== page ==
Electrical re-tendered for Jubilee Park, lighting over budget

After nixing the washroom facilities and pedestrian lighting in the Diamond Jubilee Park 2016 construction tender...

Wetaskiwin city council has decided to re-include the lighting for the 2016 project

After nixing the washroom facilities and pedestrian lighting in the Diamond Jubilee Park 2016 construction tender in an Aug. 4 special meeting, Wetaskiwin city council has decided to re-include the lighting for the 2016 project, which will bring that portion of the project over budget.

At council’s Aug. 15 meeting, councillors approved the motion to have administration investigate another tender for the electrical components needed to finish the project and single-source acquisition of the lighting fixtures.

Coun. Joe Branco opposed the motion. He wanted to cancel the lighting and electrical portion of the project for this year and re-tender next year.

The City of Wetaskiwin will purchase the light fixtures needed for the pedestrian lighting for approximately $61,597.

During the meeting many councillors expressed concerns with how the project was coming together.

Coun. Wayne Neilson says earlier this year council was recommended to trim the budget and the costs of the lighting would be taken care of with funds left over from the Main Street project. “At the time a question was raised about the costs of the fixtures and what I understand from that conversation is the cost of the fixtures were being addressed elsewhere in terms of underspent monies on the Main Street project.”

“And now The lighting which at the time we were told would be around $31,000 and potentially covered elsewhere is now $61,000,” he added.

The original budget for the Diamond Jubilee Park project was $620,000. Council awarded the tender to SG landscaping which came in at $747,608.64 minus the washroom facility and the pedestrian lighting, putting the award price at $544,746.24.

City manager Dave Burgess says the component of the project being re-tendered is the electrical provisions, as the quote from the general contractor was too high. “It was not supported by council.”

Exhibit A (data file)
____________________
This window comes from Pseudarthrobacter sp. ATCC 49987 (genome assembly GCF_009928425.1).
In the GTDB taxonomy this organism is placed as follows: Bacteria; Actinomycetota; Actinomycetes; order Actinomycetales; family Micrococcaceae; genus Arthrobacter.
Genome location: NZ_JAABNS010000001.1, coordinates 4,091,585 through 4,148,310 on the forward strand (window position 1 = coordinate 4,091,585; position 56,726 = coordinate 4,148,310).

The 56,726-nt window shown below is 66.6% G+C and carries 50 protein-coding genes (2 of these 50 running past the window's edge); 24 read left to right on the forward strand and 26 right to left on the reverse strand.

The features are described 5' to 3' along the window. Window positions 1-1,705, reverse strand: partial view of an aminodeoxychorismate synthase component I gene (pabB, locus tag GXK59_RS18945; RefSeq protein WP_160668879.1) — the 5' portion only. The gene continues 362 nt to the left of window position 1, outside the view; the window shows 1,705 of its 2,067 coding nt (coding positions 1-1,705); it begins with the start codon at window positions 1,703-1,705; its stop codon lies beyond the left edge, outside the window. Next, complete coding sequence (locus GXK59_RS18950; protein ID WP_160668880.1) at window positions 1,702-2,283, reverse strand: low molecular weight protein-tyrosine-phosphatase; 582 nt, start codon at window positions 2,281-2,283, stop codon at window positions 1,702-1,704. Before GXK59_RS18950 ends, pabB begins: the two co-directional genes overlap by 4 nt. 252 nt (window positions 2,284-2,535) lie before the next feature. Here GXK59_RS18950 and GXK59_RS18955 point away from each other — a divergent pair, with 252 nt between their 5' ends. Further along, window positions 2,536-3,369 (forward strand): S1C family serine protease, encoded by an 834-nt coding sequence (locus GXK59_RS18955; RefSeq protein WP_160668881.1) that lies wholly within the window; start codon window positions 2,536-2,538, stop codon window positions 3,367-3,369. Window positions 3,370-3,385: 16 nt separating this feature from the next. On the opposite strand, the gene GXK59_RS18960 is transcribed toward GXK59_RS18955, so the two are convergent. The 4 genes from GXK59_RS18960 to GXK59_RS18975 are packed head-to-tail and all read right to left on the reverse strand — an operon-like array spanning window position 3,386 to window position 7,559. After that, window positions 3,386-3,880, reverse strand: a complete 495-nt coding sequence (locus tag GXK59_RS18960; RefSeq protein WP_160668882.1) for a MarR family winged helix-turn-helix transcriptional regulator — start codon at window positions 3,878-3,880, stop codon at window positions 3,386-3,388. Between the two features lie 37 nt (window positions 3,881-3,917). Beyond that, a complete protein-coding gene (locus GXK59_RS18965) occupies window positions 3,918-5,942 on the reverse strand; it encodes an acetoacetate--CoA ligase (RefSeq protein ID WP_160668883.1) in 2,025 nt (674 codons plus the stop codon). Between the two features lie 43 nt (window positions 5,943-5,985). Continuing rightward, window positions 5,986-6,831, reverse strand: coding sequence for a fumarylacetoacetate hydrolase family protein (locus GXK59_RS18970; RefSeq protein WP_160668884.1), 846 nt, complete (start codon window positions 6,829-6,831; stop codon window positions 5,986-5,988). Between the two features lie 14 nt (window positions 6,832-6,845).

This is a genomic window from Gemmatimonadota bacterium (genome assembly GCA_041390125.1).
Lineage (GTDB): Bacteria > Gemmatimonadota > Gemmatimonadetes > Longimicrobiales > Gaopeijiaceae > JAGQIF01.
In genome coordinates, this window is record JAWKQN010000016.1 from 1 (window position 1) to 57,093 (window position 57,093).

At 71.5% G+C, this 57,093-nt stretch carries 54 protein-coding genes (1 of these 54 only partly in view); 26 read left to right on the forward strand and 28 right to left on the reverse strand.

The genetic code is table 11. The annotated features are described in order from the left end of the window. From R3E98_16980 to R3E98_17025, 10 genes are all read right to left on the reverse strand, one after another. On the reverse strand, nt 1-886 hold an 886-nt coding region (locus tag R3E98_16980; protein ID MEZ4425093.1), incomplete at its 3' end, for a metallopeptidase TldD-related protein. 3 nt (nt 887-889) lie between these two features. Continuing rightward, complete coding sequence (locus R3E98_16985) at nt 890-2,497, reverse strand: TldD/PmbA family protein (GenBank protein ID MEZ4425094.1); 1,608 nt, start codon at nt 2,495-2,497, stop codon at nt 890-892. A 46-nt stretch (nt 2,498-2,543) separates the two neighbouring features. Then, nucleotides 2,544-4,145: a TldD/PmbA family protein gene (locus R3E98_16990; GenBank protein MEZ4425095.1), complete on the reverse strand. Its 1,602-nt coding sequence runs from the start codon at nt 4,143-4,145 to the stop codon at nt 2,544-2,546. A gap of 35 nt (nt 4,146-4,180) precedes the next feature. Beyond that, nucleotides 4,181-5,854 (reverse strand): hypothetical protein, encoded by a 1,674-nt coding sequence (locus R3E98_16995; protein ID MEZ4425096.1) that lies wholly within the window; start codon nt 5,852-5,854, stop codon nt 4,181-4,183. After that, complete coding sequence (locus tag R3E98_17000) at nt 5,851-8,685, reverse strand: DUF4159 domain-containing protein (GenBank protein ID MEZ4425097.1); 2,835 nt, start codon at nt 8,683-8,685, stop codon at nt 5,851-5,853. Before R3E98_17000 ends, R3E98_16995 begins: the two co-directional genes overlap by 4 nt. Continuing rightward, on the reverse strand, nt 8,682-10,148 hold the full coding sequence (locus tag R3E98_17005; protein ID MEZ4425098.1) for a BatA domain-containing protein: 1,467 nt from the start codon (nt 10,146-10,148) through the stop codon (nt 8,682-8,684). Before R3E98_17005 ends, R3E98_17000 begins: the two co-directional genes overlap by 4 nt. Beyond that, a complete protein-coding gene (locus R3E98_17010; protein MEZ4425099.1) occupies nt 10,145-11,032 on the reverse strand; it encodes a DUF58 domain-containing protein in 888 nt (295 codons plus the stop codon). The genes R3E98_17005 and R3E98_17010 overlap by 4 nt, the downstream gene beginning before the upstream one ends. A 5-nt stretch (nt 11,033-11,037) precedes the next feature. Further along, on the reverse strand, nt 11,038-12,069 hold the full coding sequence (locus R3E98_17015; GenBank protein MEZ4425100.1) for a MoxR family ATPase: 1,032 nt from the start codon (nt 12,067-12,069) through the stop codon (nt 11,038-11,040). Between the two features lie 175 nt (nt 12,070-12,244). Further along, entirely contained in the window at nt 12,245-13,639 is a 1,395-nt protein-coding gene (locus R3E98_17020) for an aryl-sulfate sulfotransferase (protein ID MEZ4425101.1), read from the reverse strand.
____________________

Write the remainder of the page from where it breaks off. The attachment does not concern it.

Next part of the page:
Multiple councillors directed their frustrations at WSP, an engineering consulting firm.

“This project is running amuck,” said Coun. Patricia MacQuarrie .

“I’d like a new tender to go out ASAP. I’d like to see WSP eat that cost,” said Neilson.

WSP is doing the re-tender at no cost to the city.

Burgess says there were come concerns of council with the level of service being provided but going forward he is happier with where WSP’s focus is.

Council was also concerned the lighting and power to the amphitheater was not covered by electrical, leaving the structure with no power. However, Burgess says it is part of the electrical re-tender. “It will be seamless with the re-tender.”

The second option presented to council waiting until 2017 to re-tender had councillors debating on whether or not pedestrian lighting was even needed for the park.

“I think the lighting is an important part of this project,” said Coun. June Boyda, mentioning safety.

Coun. Bert Horvey questioned what time council expected people to be using the park. “Is there a need for lighting?”

“We’re talking about winter climate, and there will be people walking at night,” said Mayor Bill Elliot.

Council could not wait until its September meeting to talk about the re-tender and Burgess says a special meeting will be held.

“I want solid numbers the next time we sit down at this table,” said Neilson.


Get local stories you won't find anywhere else right to your inbox.
Sign up here

Just Posted

Wetaskiwin shelter will close early after assaults, other problems

Mayor Tyler Gandam said mental health, addictions overshadowing shelter’s purpose

PHOTOS: New Humble Centre School hosts successful Indoor Winter Carnival

Younger kids were enjoying the carnival while older siblings went outside to enjoy the outdoor rink

Ephraim Girling Brings The Law To Wetaskiwin

No-nonsense police officer didn’t mess around with law-breakers

New intersection coming for Hwy. #2A near grain terminal

G3 Canada will begin new intersection in 2020

VIDEO: Province’s top court sides with Alberta on federal carbon tax

Today’s decision is the first to side with a province against the federal government

Father and two children, from Southern Alberta, killed in fatal crash in B.C.

The single vehicle crash occured near Kamloops on Highway 5A

Teck CEO says Frontier withdrawal a result of tensions over climate, reconciliation

Don Lindsay speaks at mining conference, a day after announcing suspension of oilsands project

Harvey Weinstein found guilty of sex crimes in landmark #MeToo trial

The cases against the Hollywood mogul started the #MeToo movement

CRA puts focus on paper returns as tax-filing season opens

The federal tax collector expects to handle about two million paper returns this calendar year out of roughly 26 million filings

Teck withdraws application for Frontier mine, citing discourse over climate change

The Vancouver-based company said it will take a $1.13-billion writedown on the Frontier project in Alberta

Violent ends to past Indigenous protests haunt Trudeau government

Trudeau adopted a more assertive tone Friday, insisting the barricade must come down

Blockades remain in place as Wet’suwet’en hereditary chiefs returning to B.C.

Hereditary Chief Woos said they are ready to engage in nation-to-nation talks with the B.C.

Two goals by Ben King pushes Rebels over Tri-city

7-5 game a high-scoring, runaway according to Rebels forward Chris Douglas

Most Read